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Students Get Moving With Devised Theatre Experts

Frantic Assembly Preps Class for Financial Literacy Show
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Mixing it up is one of the rules of devised theatre. In Anne James’ “Advanced Devised Performance” class, students go from being writers to directors, producers to choreographers and, of course, performers.

The Department of Theatre and Dance’s Voice/Movement program initiated devised performance courses in fall 2016, in direct response to changing workplace needs and aesthetics in theater, explains the associate professor of theatre and dance.

“Devised theatre involves creating new material or adapting previously produced material and staging it in a physical, athletic, non-realistic, visually dynamic way,” says James. “It frequently involves soundscapes or live music, projections or video footage, in addition to text.”

Theatre arts senior Nancy Vang found the idea of physical theater intriguing. “I love the fact that everything is student-created,” she says. “We write the script, we create the movements together as a collaborative company, and we get to showcase the message we want.”

Aaron Woodward ’17 (B.A. theatre arts-applied studies), came back as guest artist and assistant movement director in the class. “Physical theater is bringing new elements that we have not seen before, and that will trickle down to the rest of the department,” he says.

Additional instruction is coming “straight from the horse’s mouth,” adds Woodward. The U.K.-based physical theater company Frantic Assembly chose Cal State Fullerton’s Department of Theatre and Dance as one of a handful of programs to visit this year. Two of the company’s movement specialists, Jessica Williams and Krista Vuori, are holding a three-day workshop for Advanced Devised Performance students Oct. 27-29. Participants will create a 45-minute original piece that will debut at 5 p.m. Sunday, Oct. 29, in the McGarvey Dance Studio (Room 272 of the Clayes Performing Arts Center).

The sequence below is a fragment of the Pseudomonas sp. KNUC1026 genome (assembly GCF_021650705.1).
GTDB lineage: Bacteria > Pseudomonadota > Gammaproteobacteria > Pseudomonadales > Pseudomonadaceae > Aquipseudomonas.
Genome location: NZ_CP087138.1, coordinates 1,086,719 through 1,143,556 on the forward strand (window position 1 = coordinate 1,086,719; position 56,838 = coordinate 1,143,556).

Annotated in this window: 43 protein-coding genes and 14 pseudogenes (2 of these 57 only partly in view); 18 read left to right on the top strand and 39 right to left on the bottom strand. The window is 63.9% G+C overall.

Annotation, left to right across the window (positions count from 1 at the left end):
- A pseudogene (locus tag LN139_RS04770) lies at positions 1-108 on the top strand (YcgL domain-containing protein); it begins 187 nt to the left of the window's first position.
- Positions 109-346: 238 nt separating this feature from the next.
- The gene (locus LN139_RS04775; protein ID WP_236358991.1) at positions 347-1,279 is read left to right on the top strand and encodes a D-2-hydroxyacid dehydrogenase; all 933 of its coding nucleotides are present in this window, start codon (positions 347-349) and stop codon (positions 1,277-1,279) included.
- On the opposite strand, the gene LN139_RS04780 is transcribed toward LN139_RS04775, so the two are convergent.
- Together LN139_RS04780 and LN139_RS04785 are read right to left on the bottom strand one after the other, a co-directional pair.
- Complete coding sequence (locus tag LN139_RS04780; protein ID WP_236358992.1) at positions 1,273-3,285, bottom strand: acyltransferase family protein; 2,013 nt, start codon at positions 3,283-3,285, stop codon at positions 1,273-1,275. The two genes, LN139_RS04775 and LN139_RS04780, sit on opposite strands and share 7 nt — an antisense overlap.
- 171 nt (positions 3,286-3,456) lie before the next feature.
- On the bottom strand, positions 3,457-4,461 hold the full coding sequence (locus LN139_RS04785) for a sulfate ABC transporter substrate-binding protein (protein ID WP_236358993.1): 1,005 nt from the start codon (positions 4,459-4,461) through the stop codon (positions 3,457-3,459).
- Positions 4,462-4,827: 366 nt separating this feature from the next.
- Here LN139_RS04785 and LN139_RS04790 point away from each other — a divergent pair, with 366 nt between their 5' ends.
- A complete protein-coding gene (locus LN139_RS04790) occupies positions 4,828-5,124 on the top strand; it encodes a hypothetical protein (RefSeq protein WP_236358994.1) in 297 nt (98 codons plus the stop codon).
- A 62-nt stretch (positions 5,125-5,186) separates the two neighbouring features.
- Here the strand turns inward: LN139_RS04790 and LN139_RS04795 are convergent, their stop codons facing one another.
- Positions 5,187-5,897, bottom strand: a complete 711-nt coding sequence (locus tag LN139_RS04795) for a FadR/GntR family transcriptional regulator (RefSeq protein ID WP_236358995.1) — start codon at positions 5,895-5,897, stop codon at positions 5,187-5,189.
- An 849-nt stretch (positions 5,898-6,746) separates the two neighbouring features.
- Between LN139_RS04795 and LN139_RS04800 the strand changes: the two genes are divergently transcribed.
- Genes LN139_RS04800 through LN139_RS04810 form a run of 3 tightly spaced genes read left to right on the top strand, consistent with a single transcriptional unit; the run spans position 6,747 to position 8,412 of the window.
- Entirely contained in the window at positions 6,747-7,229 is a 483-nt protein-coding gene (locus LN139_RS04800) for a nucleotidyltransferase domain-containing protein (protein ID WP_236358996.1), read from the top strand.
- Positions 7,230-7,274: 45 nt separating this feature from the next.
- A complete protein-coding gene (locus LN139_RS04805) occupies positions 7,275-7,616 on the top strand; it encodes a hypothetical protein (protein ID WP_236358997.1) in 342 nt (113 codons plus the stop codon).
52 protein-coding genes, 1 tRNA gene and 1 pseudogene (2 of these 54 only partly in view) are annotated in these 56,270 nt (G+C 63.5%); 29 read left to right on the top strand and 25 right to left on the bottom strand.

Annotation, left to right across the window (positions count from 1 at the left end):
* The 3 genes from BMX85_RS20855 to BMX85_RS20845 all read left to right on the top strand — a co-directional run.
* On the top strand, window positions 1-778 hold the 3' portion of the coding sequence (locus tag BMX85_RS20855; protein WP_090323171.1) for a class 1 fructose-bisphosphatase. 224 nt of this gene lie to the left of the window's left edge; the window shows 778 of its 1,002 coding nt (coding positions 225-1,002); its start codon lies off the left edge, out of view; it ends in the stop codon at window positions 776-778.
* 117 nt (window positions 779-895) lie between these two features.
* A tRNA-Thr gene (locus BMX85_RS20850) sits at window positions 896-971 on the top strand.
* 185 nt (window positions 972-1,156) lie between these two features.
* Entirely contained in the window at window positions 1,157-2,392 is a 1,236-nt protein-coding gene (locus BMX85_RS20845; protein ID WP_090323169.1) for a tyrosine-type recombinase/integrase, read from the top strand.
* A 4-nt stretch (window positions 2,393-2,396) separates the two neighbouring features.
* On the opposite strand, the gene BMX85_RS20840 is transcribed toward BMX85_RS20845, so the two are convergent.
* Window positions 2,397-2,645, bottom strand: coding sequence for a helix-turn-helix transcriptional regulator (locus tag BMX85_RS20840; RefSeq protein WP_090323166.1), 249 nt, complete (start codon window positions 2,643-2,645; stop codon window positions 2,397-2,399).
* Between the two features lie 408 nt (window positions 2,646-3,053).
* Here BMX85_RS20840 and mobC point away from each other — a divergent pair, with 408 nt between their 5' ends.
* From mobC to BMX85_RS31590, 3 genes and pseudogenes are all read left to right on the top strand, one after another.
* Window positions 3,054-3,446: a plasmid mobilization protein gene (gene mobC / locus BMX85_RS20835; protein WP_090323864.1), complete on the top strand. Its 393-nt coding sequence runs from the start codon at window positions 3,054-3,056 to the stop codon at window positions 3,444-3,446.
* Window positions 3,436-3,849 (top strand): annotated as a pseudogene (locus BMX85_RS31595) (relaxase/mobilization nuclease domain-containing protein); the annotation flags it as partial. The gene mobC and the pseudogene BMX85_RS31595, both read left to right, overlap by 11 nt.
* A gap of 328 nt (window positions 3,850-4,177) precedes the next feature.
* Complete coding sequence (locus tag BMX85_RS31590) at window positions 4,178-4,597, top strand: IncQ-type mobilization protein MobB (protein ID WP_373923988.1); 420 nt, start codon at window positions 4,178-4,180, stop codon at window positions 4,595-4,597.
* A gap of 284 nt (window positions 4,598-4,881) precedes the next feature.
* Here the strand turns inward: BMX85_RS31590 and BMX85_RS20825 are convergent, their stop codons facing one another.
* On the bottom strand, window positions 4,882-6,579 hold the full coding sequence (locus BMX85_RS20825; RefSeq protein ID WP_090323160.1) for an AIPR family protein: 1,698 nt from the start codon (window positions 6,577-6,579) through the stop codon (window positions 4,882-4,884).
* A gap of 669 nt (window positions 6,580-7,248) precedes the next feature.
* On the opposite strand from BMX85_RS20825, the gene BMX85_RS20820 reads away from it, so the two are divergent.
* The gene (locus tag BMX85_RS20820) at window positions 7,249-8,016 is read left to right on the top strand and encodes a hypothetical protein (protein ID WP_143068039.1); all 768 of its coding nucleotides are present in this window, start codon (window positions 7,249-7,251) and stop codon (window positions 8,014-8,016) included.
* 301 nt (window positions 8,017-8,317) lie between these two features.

In September, James’s class was able to see the Tony Award-winning “The Curious Incident of the Dog in the Night-Time” at the Segerstrom Center for the Arts, featuring direction by Frantic Assembly’s founders Scott Graham and Steven Hogget. Williams was one of the national tour’s choreographers.

“We’ve seen the caliber of their work and all that is possible in this art form,” says Liz Cartojano, also a theatre arts senior.

Frantic Assembly’s visit is made possible thanks to a $20,000 grant from Bank of America, which, for the fifth year, is investing in students’ financial education. The techniques learned from Frantic Assembly will be applied to the development and execution of an original performance aimed at teaching high school students about responsible money practices.

Cartojano will direct the financial literacy piece, which is set to debut in January. Woodward will be the movement director, while theatre arts major Matthew Katterhagen will write the play.

The show will tell the story of a group of students — some practical with money, others more generous — putting together a production. “It’s a clash between two mindsets, told in a comedic way,” says Cartojano.

A transfer student, Cartojano says her training and education in dance and theater are “coming into one, which is something I really love about physical theater.

“We’re able to create everything. It’s like a dance piece in a way, but putting acting elements into it,” she explains.

“Our students will have the opportunity to collaborate with master teachers from a world-renowned theater company — not just sitting in an audience and observing, but literally interacting and working directly with them,” states James. “Then they will almost immediately apply those techniques into the development of another original piece that will eventually go on to represent CSUF in our community. From a learning perspective, I couldn’t ask for a better combination.”